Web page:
Move It Monday with NYC Parks

Fun, easy, and accessible ideas to help all New Yorkers start the week with physical activity and fitness.

We may not realize it, but many everyday activities—walking upstairs, putting away groceries, getting off the couch—engage the muscles in our lower body. Strengthening your glutes, quadriceps, hamstrings, and calves can help make ordinary tasks easier by improving your balance, stability, and strength.

Basic lower body exercises are simple to execute and don’t require any special equipment or space, which means you can do them pretty much anywhere, from your living room floor to your favorite patch of grass. Make this Monday your day to commit to fortifying your foundation and strengthening your lower body.

 

Reverse Lunges

1. Stand upright, with both feet facing forward, feet hip-distance, shoulder-width apart. This will ensure a more stable starting position and avoid lunging on a “tightrope.”

2. Take a large step backward with one leg, keeping your chest upright and your eye gaze forward

3. The majority of your weight should be on your front foot as you lower your hips, keeping the front foot flat and the back heel lifted

4. Making sure your front knee does not move forward past your front toe, descend straight down until your back knee almost touches the floor and the front knee remains stacked directly above the ankle, creating 90° bend in both knees

5. Drive through the heel of your front foot, not the toe, and push yourself back up to the starting position.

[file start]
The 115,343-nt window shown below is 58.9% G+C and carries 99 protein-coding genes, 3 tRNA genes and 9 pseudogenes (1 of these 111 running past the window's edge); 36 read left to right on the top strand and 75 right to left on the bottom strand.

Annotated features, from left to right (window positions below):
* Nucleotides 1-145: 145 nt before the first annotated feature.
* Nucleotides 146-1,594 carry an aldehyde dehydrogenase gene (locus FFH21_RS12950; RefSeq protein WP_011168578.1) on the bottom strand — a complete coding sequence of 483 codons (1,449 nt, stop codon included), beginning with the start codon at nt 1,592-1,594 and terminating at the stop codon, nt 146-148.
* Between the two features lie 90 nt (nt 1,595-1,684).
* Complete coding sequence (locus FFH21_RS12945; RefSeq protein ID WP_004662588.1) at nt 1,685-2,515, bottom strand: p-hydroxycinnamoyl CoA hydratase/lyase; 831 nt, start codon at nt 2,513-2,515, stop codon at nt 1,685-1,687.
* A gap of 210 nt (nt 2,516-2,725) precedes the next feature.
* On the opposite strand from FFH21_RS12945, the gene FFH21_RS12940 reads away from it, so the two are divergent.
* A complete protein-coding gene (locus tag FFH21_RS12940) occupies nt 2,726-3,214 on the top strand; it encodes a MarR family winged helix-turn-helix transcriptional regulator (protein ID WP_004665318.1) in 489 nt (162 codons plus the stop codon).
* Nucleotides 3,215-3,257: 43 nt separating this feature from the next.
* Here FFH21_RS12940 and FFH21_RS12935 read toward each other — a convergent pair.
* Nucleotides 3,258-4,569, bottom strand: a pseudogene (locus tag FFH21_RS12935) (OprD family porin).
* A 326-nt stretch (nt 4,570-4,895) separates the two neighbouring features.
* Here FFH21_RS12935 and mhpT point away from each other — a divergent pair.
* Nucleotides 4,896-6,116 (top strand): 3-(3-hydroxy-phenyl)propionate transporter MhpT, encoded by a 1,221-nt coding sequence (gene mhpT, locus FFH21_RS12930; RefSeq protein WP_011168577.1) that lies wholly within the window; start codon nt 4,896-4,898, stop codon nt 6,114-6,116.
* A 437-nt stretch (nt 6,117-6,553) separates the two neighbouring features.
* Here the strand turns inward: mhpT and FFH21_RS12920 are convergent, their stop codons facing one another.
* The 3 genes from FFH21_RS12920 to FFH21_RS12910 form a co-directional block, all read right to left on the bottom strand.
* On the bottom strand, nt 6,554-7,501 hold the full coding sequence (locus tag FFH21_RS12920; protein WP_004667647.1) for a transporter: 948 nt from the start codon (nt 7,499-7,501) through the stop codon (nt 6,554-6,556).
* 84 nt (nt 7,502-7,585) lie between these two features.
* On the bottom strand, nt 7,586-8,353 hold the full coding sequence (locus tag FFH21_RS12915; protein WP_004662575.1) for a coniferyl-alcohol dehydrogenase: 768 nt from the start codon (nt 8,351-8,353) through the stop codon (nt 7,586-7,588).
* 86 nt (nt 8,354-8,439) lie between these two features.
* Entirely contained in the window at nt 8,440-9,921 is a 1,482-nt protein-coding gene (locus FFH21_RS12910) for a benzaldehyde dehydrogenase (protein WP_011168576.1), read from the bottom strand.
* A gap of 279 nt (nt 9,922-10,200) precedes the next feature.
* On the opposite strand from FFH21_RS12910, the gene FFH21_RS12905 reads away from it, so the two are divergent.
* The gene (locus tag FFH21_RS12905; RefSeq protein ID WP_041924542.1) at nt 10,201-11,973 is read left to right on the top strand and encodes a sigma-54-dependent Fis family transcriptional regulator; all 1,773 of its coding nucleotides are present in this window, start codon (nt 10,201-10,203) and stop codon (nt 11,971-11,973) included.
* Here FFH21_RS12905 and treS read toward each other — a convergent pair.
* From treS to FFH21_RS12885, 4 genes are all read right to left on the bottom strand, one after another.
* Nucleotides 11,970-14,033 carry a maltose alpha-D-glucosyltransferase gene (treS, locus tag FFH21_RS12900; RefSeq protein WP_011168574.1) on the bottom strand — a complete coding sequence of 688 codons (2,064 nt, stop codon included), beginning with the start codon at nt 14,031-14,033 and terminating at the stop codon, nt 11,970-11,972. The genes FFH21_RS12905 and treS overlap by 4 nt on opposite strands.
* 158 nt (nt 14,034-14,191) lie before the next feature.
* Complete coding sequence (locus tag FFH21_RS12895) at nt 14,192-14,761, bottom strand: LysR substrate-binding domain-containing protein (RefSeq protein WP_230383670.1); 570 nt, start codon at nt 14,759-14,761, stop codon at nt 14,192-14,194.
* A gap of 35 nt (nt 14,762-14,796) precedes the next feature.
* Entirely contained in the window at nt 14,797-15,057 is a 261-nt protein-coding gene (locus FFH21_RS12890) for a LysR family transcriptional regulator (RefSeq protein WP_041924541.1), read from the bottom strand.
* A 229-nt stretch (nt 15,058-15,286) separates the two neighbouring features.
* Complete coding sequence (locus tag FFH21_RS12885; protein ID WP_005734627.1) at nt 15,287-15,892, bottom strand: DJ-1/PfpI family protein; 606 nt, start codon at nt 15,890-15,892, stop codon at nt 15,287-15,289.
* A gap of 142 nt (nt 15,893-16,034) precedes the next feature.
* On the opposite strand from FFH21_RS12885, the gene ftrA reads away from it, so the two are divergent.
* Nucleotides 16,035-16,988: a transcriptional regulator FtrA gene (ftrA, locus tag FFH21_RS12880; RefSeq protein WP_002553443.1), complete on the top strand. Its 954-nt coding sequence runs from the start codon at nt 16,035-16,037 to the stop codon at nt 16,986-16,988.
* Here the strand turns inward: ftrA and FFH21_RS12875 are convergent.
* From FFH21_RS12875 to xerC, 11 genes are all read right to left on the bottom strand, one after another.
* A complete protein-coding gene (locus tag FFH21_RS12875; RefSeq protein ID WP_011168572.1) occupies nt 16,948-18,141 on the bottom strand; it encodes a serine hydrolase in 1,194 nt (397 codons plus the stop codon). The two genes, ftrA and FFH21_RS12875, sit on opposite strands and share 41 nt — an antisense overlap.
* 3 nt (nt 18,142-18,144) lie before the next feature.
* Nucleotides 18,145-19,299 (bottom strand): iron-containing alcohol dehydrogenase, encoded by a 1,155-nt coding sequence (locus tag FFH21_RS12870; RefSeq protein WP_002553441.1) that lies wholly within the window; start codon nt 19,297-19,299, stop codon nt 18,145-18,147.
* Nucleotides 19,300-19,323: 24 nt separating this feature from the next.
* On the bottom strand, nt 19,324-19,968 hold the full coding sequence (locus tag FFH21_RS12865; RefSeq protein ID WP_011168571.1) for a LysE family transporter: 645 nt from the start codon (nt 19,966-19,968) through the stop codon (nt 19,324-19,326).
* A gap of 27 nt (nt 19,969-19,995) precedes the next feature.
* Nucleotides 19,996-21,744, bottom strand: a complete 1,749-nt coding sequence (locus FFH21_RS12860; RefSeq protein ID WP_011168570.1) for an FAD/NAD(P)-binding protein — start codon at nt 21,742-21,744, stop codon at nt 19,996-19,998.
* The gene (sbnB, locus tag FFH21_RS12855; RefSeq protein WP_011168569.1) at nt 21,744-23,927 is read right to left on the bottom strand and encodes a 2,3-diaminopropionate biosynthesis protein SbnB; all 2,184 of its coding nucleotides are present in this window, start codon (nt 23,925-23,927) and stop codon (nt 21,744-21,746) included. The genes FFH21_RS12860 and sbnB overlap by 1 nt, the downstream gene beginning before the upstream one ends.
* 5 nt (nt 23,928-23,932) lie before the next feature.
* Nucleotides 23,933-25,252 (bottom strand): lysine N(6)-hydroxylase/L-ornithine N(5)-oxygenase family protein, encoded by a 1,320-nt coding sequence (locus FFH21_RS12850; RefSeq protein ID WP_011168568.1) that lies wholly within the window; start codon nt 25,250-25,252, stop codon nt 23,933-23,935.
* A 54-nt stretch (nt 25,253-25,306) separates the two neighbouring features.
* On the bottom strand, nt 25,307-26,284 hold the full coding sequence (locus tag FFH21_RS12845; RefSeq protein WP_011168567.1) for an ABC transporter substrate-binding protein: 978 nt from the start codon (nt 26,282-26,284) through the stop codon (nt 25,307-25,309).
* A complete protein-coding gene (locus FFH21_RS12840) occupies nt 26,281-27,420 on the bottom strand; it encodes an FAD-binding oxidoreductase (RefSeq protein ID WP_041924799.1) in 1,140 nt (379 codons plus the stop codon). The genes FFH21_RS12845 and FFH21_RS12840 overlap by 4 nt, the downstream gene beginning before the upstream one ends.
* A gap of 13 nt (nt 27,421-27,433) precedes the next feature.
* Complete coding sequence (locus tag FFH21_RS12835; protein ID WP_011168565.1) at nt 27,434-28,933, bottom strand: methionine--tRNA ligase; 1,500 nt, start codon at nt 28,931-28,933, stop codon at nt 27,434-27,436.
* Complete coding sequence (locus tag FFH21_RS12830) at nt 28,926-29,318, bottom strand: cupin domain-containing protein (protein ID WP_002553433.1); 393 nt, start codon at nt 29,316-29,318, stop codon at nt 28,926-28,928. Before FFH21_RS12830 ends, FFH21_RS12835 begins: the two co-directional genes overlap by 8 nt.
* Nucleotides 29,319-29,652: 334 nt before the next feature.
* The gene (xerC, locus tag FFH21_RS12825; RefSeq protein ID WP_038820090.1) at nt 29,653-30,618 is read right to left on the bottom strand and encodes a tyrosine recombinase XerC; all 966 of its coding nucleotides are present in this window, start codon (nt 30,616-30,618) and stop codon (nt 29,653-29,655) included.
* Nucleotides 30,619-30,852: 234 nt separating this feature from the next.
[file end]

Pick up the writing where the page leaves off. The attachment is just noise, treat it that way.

6. Repeat on the other leg

7. For balance, place your hands on your hips or one hand on a chair for support.


Seated Straight Leg Raises 

1. Sit at the edge of a bench or chair that is high enough that your knees make a 90° with both feet firmly on the floor, hands on each side of the chair seat.

2. Keep your upper body still while you extend and straighten your leg until it is horizontal.

3. Flex the muscles (quadriceps) on the top of your leg.

4. Hold for 3-5 seconds before slowly returning to the start position.

5. Switch sides and repeat.

Find a NYC Park Near You

New York City has over 1,700 parks, playgrounds and recreation facilities, Use the NYC Parks "Places to Go" page to see what's near you and get inspired to get moving outdoors this Monday.

Fitting a quick cardio workout to start your week can help improve heart health, regulate weight, and lower blood pressure. And you don’t need to end up drenched in sweat to reap the benefits.

This Monday, head outdoors—weather permitting—and create your own custom cardio exercise circuit. Don’t know what workouts to start with? Well, we’ve got a couple introductory movements that are easy to execute and perfect for all ability levels. Try mixing it up with a variety of combinations as your move it this Monday.

The “Boxer’s” Position (Setting up)

1. Stand or remain seated in your mobility device (wheelchair, scooter, etc.) with your hands up, elbows in, feet hip-width apart.

2a. If standing and right-side dominant, move your left foot and hand forward for the traditional or “orthodox” boxing position. If you’re left-side dominant, move your right foot and hand forward for the “southpaw” position. Angle your front foot slightly towards your opponent, offset your back foot about 45 degrees diagonally, back heel lifted, and slightly bend your knees.